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Travel advisory

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JOURNALISTS who need to travel from the UK to the EU to do journalism need to check whether they need a visa or a work permit or both, from 1 January 2021. We find, wading through the Draft EU-UK Trade and Cooperation Agreement, published the day after Christmas, that EU member states have the option of requiring a work permit for any length of stay.

We find, so far, nothing in the draft Agreement that deals directly with the vexed question of UK subjects with residence in an EU member state who need to travel to work in a different member state. It seems likely that the same principle applies: you need to check before you travel whether the member state in which you plan to do journalism requires a work permit.

There are exceptions for travel to meetings about journalism and for attending trade fairs to promote yourself - as far as we can tell, for these purposes you rock up at the border and make like a tourist (though doing so holding written evidence on paper of the purpose of your visit seems an excellent idea). Check the full list of exemptions and let us know if you manage to make creative use of it.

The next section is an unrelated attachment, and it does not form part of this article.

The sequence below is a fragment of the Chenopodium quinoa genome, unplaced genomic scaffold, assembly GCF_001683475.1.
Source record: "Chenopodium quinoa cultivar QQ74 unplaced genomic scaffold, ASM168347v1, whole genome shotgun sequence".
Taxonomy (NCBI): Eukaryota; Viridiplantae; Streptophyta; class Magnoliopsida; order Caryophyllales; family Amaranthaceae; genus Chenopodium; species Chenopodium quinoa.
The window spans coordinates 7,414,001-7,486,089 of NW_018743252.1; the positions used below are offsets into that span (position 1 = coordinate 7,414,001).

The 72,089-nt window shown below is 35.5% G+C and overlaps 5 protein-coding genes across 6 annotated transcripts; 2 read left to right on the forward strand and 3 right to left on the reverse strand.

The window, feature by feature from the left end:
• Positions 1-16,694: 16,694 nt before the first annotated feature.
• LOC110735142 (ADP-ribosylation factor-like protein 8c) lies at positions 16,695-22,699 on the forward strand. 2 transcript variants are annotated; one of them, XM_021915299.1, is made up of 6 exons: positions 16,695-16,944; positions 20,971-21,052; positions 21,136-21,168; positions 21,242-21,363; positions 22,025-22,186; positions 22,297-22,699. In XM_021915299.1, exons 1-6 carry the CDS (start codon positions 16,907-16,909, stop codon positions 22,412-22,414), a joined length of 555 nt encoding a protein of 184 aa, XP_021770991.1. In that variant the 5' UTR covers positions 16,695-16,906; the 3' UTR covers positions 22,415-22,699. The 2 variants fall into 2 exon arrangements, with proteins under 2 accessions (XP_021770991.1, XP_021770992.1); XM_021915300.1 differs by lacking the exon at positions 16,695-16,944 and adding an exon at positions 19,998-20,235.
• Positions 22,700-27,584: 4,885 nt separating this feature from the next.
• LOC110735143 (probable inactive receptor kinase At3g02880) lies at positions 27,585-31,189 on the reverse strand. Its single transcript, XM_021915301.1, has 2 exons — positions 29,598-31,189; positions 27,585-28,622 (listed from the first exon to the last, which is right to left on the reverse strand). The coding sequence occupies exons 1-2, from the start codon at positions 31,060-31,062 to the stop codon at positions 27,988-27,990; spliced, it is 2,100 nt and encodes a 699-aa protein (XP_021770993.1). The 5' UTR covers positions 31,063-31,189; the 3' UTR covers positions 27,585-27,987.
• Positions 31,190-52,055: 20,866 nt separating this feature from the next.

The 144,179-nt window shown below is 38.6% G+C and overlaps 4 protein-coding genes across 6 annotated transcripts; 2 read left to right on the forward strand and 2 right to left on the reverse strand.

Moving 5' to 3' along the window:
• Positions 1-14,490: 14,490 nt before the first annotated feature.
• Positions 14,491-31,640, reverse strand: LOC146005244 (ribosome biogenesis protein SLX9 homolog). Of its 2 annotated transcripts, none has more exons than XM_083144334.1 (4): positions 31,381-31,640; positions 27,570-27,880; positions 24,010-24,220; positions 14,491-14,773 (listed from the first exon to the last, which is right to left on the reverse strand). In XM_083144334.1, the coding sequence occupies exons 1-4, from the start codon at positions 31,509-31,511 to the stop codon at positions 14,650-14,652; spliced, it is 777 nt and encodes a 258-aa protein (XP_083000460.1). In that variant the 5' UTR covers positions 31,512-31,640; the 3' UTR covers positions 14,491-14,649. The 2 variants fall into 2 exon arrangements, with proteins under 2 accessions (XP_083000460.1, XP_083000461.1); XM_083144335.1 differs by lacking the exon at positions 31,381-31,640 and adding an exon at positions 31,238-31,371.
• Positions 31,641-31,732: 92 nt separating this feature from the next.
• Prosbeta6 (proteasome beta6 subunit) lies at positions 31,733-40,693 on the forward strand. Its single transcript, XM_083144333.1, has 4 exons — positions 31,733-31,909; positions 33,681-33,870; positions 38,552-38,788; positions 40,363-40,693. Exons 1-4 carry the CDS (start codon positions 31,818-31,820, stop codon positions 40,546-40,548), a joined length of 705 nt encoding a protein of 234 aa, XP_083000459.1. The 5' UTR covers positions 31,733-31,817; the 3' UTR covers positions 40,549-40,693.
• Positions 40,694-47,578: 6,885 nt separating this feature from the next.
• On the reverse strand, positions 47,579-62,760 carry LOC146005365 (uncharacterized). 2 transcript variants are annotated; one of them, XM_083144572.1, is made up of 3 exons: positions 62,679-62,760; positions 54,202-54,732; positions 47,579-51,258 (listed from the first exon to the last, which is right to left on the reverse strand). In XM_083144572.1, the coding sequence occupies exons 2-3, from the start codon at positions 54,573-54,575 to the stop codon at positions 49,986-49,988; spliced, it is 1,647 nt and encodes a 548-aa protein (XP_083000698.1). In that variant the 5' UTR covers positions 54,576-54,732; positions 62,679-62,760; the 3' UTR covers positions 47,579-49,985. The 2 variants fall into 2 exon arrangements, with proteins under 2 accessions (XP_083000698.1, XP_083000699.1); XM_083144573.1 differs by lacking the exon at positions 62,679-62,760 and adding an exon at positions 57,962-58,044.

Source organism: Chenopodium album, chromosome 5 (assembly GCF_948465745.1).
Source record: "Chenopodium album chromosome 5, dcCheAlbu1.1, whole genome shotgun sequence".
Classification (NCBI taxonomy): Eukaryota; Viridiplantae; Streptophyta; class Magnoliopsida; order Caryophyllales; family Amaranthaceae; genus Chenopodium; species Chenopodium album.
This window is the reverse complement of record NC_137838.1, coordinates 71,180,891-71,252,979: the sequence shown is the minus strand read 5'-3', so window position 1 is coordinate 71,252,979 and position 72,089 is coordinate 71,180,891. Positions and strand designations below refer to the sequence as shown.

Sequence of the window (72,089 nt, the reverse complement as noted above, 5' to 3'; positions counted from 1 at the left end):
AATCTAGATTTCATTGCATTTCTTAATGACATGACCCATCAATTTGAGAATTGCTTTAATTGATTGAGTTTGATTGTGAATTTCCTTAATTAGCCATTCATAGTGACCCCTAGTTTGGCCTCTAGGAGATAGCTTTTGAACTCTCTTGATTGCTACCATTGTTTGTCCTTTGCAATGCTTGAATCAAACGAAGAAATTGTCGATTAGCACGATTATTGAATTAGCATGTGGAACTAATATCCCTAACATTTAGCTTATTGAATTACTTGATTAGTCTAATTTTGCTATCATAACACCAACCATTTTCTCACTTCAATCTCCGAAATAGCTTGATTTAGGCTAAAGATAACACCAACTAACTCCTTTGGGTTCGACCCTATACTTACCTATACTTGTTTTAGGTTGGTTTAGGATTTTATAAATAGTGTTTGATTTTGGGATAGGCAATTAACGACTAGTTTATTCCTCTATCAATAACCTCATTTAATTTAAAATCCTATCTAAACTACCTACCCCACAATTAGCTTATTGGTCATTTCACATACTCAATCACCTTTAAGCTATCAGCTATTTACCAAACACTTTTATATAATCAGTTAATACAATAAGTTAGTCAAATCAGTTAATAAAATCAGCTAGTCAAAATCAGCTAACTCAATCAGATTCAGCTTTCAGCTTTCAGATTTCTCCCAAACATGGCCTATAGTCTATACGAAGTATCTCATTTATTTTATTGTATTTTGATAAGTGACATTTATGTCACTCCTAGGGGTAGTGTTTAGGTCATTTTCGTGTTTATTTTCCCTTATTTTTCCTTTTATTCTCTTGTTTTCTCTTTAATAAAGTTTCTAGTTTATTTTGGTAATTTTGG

Journalistic, film and broadcasting equipment is specifically exempted from import duty, in regard of visits "for purposes of reporting".

So where do you apply for a visa and a work permit? The UK government advice page is unhelpful: it leads to a list of EU member states' foreign services in their capitals. It does note that you will need a passport issued within the past 10 years that has 6 months or more left to run.

So we have to visit the website of the London Embassy of each EU member state. It may be worth checking www.embassy-london.com for contact details (we've found at least one out-of-date link but the Embassy in question helpfully redirects it).

So, we start with the member states nearest to the UK. The following statements do not necessarily take account of covid-19 pandemic restrictions. They do not apply to stays longer than 90 days (or more than 90 days in total in the "Schengen area", including leisure visits, in any 180-day period).